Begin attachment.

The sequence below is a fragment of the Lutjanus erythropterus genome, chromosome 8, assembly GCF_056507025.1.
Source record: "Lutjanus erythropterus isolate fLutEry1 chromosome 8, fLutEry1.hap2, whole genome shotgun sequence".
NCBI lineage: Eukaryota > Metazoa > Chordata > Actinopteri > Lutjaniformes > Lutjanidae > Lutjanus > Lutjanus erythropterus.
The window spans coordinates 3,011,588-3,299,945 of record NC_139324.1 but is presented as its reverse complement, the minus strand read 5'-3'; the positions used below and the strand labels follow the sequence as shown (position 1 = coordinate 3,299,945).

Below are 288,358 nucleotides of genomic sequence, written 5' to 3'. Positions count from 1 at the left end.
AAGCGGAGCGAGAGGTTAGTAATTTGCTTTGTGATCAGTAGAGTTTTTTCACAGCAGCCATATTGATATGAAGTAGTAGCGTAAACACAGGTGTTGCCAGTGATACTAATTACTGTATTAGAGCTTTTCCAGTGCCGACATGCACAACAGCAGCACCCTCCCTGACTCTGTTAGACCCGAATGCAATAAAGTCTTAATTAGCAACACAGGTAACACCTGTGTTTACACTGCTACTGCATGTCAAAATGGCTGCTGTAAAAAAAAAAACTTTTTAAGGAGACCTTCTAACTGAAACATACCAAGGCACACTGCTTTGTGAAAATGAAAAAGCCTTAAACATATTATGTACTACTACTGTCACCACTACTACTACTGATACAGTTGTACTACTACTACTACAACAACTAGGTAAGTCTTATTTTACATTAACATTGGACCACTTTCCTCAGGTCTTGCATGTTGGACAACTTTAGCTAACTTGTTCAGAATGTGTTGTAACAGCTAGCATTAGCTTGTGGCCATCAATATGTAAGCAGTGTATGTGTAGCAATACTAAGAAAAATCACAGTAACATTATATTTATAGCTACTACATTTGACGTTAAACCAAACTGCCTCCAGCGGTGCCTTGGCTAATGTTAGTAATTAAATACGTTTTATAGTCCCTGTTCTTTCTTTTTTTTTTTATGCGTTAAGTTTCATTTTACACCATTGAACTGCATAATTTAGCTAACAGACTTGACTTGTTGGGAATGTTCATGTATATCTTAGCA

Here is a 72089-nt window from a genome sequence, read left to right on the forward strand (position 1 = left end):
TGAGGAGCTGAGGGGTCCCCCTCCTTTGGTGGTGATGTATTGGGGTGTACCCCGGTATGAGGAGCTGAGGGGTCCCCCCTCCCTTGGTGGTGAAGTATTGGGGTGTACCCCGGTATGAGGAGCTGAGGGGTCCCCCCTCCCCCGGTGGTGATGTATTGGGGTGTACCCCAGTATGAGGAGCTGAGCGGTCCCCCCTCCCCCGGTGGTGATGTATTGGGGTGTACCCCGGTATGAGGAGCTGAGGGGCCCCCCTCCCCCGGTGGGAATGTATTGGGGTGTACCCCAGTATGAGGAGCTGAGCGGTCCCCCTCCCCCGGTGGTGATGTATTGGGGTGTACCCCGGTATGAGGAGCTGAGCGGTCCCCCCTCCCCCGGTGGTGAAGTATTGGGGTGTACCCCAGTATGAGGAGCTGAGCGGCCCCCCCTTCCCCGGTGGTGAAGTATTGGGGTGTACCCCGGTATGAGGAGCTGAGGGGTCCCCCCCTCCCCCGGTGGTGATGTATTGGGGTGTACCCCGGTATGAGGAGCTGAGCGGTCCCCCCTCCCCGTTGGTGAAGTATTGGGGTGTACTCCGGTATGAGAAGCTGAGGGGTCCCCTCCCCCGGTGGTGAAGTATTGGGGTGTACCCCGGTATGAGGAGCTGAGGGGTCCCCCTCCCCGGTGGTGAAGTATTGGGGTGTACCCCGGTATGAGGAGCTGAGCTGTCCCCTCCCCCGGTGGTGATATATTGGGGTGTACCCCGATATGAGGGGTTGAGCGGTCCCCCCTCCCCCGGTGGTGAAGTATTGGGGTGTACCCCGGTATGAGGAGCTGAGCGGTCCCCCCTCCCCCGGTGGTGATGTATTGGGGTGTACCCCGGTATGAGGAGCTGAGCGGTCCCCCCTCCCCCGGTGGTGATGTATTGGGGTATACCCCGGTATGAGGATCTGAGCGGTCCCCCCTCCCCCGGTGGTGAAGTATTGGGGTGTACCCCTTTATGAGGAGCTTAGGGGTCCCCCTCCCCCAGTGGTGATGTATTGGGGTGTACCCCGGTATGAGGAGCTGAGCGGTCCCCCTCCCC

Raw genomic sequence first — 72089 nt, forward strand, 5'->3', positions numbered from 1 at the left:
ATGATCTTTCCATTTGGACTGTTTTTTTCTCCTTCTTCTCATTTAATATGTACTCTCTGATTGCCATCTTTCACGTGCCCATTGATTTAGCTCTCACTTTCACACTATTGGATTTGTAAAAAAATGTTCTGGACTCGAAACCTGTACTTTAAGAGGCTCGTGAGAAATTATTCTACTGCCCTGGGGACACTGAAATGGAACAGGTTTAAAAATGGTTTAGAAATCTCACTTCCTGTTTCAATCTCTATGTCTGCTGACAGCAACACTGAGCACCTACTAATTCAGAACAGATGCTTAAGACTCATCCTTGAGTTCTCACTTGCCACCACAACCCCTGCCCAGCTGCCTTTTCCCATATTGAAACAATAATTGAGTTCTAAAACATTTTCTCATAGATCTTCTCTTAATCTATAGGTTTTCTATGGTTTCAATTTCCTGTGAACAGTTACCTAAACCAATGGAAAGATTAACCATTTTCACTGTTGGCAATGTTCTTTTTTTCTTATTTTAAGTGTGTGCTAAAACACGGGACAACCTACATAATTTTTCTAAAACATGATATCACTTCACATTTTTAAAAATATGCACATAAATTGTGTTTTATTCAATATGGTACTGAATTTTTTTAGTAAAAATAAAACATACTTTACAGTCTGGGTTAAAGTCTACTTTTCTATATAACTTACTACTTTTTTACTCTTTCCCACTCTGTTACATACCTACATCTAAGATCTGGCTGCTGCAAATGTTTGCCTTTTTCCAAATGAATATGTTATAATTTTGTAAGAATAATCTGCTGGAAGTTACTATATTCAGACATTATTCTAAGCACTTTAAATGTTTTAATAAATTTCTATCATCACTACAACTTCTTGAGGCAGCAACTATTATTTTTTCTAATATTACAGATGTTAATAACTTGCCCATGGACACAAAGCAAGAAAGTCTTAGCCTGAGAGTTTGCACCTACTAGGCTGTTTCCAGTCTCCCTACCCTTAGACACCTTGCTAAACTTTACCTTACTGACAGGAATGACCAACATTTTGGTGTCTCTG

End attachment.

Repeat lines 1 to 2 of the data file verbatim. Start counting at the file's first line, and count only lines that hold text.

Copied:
The sequence below is a fragment of the Lutjanus erythropterus genome, chromosome 8, assembly GCF_056507025.1.
Source record: "Lutjanus erythropterus isolate fLutEry1 chromosome 8, fLutEry1.hap2, whole genome shotgun sequence".